She's the countdown queen always counting down to the next big event. Skipping, singing...44 more days! As soon as the jubilant words were in earshot, I was overcome with a huge sense of anxiety. My heart began racing. Adrenaline was coursing through my extremities.
44 more days to substantial debt?
I used to LOVE Christmas. Days of baking cookies, making crafts, decorating, listening to favorite holiday tunes of John Denver and Amy Grant, laying beneath beautiful lights, cozying up to a warm fire sipping hot chocolate or an eggnog latte.
These days, I'm agonizing over the upcoming holiday and the sense of dread associated with it. I love Christmas, just don't love the expectation of stuff. I want to celebrate Christ and family. I want to give, but perhaps not in the same way we have in the past. I want to be carefree in our celebration of Christ's birth, but not have the holiday focused on consumerism.
The Credit Card Christmas
Like many Americans, we've been hit with numerous financial setbacks. These have been results from the downturn in the housing market, to multiple medical bills, to rising food and gas prices to necessary home repairs to renters who fail to pay their rents and damage homes, etc. I'm sure many are in the same boat. We're facing tough times and trying to continue to manage on one income. We've never lived high on the hog. I've always been frugal, but life has just happened.
There once was a time when we had financial abundance. We were blessed to give generously and abundantly, but now I'm happy if we can tithe, pay our bills and buy groceries. If we were to have a Christmas like we used to, it would be a credit card Christmas. There's no way around it. We're not at a point where we set aside a few dollars monthly to build a Christmas fund. We've been hit with unexpected expenses and they don't seem to be letting up. In 2009, Forbes posted an article noting the average American Christmas-celebrating family spends $751 on gifts, $41.50 on a Christmas tree, $33.00 on cards and postage, $23 on flowers (poinsettias), $52 on decorating, $960 on travel, and an additional $200-$500 on food. Just looking at these numbers, which look rather conservative to me, total an extra $2360.50 burden on the average family budget.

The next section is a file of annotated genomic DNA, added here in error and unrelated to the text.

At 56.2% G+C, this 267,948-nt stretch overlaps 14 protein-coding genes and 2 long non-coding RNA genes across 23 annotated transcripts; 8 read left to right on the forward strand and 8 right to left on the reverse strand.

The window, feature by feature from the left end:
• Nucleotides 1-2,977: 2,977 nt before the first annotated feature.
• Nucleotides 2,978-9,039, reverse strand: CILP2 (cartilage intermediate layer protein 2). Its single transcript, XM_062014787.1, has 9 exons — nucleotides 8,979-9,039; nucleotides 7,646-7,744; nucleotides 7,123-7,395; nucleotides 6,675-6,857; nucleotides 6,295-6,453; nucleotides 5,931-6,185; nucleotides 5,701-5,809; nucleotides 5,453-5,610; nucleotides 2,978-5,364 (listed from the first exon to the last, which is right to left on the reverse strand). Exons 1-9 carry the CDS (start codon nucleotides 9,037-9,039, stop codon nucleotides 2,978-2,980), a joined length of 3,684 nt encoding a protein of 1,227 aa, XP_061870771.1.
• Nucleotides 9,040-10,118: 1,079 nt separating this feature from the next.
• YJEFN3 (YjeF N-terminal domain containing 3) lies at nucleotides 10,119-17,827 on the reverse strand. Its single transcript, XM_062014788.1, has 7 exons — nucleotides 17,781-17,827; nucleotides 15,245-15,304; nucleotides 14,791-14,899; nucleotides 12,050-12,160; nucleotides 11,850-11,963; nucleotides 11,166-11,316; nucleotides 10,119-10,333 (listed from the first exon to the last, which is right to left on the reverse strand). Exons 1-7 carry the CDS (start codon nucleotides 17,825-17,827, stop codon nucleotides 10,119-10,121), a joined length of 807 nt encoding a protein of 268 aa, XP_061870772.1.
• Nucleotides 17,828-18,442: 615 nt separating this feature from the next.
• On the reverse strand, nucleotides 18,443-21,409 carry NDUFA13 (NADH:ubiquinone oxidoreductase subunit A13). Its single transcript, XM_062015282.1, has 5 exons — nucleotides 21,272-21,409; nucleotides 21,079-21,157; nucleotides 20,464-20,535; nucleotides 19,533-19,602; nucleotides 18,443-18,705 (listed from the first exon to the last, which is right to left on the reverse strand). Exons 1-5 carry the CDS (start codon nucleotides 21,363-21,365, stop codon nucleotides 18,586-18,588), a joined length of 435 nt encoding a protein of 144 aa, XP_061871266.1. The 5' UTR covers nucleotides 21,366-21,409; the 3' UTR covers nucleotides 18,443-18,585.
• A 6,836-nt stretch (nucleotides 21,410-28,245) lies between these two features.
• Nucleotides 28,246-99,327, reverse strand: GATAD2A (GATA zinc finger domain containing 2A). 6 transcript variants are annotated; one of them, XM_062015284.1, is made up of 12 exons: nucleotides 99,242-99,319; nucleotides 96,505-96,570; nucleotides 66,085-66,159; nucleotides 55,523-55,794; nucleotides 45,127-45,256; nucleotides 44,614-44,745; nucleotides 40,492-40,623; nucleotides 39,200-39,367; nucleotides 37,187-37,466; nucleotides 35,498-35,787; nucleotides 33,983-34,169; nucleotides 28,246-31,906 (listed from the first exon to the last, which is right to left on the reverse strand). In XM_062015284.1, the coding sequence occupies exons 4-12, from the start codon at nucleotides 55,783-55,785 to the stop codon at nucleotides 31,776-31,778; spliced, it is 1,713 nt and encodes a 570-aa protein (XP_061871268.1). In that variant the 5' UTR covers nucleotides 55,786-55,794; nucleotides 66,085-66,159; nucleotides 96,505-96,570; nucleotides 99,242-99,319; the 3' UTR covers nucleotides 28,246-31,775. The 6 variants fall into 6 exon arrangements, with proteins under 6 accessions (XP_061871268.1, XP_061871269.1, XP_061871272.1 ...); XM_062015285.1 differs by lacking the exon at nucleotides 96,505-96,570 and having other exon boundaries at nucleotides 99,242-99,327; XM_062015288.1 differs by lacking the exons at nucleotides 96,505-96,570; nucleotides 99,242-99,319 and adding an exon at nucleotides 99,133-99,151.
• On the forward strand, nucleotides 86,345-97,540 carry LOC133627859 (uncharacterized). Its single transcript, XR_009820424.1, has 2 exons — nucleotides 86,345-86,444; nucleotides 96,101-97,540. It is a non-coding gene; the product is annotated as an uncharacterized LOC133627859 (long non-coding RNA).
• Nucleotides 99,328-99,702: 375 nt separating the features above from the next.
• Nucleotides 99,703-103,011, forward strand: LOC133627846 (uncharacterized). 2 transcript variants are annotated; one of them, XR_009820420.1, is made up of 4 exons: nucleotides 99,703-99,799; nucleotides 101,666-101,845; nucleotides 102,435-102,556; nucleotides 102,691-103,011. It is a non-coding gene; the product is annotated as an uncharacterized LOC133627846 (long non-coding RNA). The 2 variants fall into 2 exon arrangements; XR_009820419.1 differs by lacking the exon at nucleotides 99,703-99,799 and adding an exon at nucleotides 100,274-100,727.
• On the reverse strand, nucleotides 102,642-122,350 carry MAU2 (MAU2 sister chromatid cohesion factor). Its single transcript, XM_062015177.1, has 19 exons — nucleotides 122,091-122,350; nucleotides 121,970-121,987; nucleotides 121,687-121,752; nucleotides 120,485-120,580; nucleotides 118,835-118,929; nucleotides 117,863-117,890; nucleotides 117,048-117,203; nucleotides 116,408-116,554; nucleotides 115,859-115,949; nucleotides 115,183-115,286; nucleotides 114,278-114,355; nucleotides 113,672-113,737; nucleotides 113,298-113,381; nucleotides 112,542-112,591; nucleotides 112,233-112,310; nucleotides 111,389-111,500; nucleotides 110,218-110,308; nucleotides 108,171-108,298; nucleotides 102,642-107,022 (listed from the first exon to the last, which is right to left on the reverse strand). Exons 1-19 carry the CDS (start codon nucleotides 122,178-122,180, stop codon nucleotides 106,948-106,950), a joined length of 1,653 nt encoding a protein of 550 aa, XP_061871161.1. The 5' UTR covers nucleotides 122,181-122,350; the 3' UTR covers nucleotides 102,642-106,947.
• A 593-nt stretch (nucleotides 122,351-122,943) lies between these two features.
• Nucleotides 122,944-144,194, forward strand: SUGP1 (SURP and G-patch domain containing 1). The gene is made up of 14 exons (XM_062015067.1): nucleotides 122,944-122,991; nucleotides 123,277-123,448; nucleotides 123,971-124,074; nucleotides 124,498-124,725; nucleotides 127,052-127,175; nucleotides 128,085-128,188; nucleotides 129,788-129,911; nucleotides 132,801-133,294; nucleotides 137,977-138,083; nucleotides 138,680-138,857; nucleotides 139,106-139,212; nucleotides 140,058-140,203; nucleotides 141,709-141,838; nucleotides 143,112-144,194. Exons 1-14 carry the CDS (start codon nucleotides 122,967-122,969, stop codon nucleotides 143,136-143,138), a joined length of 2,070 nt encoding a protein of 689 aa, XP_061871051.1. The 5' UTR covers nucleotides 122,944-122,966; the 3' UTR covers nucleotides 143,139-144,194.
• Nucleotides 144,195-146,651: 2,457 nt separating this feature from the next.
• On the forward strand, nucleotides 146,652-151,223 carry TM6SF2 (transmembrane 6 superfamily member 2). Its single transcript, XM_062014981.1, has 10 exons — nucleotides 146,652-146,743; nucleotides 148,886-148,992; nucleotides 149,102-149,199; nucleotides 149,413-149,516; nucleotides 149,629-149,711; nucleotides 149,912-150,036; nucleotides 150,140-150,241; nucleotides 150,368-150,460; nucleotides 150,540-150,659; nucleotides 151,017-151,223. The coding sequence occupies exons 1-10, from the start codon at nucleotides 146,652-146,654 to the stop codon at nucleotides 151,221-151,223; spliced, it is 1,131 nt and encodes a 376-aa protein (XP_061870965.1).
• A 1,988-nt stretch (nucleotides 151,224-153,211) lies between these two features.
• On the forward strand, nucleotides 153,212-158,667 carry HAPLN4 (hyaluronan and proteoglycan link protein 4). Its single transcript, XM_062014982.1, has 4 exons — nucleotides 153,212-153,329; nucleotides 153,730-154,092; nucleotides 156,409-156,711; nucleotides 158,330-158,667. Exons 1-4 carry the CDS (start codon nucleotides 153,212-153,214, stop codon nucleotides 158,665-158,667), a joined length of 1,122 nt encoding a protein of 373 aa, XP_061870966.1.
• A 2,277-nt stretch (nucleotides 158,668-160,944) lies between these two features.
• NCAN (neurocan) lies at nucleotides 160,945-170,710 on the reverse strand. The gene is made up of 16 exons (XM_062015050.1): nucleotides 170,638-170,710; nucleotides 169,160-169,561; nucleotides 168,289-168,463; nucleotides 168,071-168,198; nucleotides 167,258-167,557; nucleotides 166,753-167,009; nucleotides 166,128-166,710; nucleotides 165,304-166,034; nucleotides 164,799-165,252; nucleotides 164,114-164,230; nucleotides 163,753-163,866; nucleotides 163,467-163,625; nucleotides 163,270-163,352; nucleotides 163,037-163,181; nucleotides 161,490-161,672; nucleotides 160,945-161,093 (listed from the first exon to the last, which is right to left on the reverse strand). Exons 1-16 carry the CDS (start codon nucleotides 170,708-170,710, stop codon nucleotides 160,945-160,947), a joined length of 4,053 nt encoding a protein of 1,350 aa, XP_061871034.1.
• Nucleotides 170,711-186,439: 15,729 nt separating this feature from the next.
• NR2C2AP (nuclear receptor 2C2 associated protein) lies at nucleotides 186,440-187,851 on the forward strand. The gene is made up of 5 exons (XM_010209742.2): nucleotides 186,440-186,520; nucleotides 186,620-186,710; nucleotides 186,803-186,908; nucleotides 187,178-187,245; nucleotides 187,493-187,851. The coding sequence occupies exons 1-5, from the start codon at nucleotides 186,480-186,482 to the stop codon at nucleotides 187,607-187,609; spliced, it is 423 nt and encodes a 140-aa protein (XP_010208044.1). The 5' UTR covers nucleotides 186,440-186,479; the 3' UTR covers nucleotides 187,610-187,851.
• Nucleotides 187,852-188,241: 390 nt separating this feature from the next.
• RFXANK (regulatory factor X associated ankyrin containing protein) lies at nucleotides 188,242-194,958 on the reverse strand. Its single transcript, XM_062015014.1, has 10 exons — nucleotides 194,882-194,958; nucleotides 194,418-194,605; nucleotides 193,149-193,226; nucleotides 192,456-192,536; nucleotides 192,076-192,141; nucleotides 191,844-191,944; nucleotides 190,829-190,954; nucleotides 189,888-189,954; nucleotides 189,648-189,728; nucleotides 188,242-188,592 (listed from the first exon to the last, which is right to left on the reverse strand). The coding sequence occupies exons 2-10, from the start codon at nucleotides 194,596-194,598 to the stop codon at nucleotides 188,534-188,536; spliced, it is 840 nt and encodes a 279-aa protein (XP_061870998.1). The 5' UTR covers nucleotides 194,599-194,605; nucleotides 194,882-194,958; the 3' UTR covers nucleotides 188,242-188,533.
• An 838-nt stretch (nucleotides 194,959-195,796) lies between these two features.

If You're Going to Buy, Some Ideas on Saving
I've known families who have limited their gift-giving budget to $50 per child. $50 doesn't go a long way these days, so how do we stretch the dollar and purchase quality gifts?
There are many websites that offer deep discount deals. One of my favorites for clothing and shoes right now is 6pm.com I've found many deals to clothe our family. With our move to the Midwest, I've had to buy the kids boots and coats since we were a shorts, flip-flops and tank tops family. Luckily, I've found great deals on warm winter wear. In addition, our kids grow out of their clothes so quickly, paying retail seems wasteful. If you sign up for updates on 6pm.com, they'll send you a deal of the day every morning. I've been able to purchase quality items for 75% off MSRP. I especially like 6pm.com because they allow me to pay through my Paypal account. Throughout the year I sell items on ebay to raise funds for such clothing purchases without having to dip into our household account.
CNBC compiled a list of sites for great steals and deals. You can find them here. Great deals can always be found on ebay, half.com, amazon, overstock.com, etc. I just don't like bidding. The pressure and anticipation are just too much for me.
Another website I learned of recently is TheClymb.com Again they send deals via email. Their site features outdoor gear, running apparel and more. I was able to find great deals on running shoes. They claim to have deals up to 85% off. Our family is such and outdoor/sports oriented family, a great deal of our spending budget goes toward sports gear.